Editor’s note: Since this story was published, Canada Post has announced that its lockout has been delayed until Monday, July 11.
By Graeme McNaughton/The Oshawa Express
Residents will need to find another way to deliver their packages by the end of the week.
On Tuesday morning, Canada Post notified the Canadian Union of Postal Workers (CUPW), which represents letter carriers, rural and suburban mail carriers, postal clerks, mail handlers and dispatchers, technicians, mechanics and electricians at Canada Post, that it will lock out its workers starting on Friday, July 8.
The Crown corporation, however, had advised that mail service may not come to a complete stop, stating in a news release that “issuing of the notice does not necessarily mean that Canada Post will not be operating on Friday. It allows the corporation to take measures that are necessary to respond to the changing business reality.”
However, with the possibility that mail will not be delivered, companies and governments of all levels across Canada are making contingency plans.
In an advisory to residents, the City of Oshawa has said residents who pay for city bills via post should consider other methods of payment, including paying online or visiting Service Oshawa, located at city hall, in person.
The Region of Durham, meanwhile, has advised that it will be unable to distribute mailings such as water and sanitary sewer bills, and that residents can pay these bills either in person at regional headquarters, at Oshawa city hall or online at durham.ca.
As well, the region has advised Ontario Works (OW) clients to get in contact with their local OW as soon as possible. If there is a postal stoppage, the region is advising those on OW that they will still be required to report income changes and changes to their circumstances to their caseworker.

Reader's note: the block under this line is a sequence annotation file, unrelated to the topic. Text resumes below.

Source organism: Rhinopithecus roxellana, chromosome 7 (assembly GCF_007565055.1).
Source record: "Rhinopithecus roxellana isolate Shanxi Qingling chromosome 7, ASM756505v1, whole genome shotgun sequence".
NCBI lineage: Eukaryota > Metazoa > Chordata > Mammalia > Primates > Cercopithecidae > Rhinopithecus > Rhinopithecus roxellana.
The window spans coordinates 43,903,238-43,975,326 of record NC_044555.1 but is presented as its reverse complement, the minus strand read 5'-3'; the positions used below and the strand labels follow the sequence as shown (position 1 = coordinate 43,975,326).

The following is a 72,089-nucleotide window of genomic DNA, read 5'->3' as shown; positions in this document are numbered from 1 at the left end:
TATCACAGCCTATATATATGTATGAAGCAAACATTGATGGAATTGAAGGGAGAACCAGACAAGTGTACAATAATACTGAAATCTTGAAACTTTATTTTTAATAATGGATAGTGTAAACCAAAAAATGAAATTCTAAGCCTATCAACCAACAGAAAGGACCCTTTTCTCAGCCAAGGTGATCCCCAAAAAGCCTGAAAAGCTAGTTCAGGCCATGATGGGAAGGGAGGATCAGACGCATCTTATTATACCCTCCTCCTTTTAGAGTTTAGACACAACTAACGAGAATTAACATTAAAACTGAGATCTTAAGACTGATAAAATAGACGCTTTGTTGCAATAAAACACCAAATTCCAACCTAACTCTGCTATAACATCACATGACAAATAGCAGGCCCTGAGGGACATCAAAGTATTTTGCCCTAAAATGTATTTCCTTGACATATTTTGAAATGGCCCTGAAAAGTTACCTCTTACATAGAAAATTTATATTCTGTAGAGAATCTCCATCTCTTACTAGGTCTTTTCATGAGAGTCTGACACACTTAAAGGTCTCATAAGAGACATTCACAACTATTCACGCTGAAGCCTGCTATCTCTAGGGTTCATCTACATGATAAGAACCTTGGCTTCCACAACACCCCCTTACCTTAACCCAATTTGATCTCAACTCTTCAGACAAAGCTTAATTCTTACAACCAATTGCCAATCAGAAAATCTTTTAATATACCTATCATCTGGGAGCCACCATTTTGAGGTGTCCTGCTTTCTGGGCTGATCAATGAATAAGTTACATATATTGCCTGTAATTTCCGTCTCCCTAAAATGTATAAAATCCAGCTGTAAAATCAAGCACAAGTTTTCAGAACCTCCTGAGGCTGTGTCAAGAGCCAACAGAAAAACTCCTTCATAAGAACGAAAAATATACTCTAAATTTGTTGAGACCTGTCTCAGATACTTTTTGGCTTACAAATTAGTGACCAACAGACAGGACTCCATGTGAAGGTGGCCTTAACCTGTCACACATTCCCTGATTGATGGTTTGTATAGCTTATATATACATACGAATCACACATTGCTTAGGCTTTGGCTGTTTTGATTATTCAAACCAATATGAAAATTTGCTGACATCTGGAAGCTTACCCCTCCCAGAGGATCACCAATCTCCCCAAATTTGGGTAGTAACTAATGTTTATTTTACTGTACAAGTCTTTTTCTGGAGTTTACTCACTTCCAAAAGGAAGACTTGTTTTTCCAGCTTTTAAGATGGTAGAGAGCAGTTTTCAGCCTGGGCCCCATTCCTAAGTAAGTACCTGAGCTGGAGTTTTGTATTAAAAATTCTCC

In negotiations since November, a main wedge between the union and the Crown corporation is pensions. Canada Post has said it wants to implement a new pension program for new hires and modest wage increases. The union has called Canada Post’s offer for wage increases “an insult,” as most of the increases are below one per cent, adding that it wants to see wage increases of between two and three per cent, depending on the employee’s pay grade.
In the news release announcing the lockout, Canada Post says the contract offer it made in late June is final, and that it will not accept the counterproposal made by the union prior to the long weekend.
Postal workers last went on strike in 2011 following eight months of negotiations, starting with rotating strikes in early June. A week and a half later, all CUPW members were locked out by Canada Post. The federal government passed back-to-work legislation a week later, which came with a wage settlement below what Canada Post was offering during negotiations.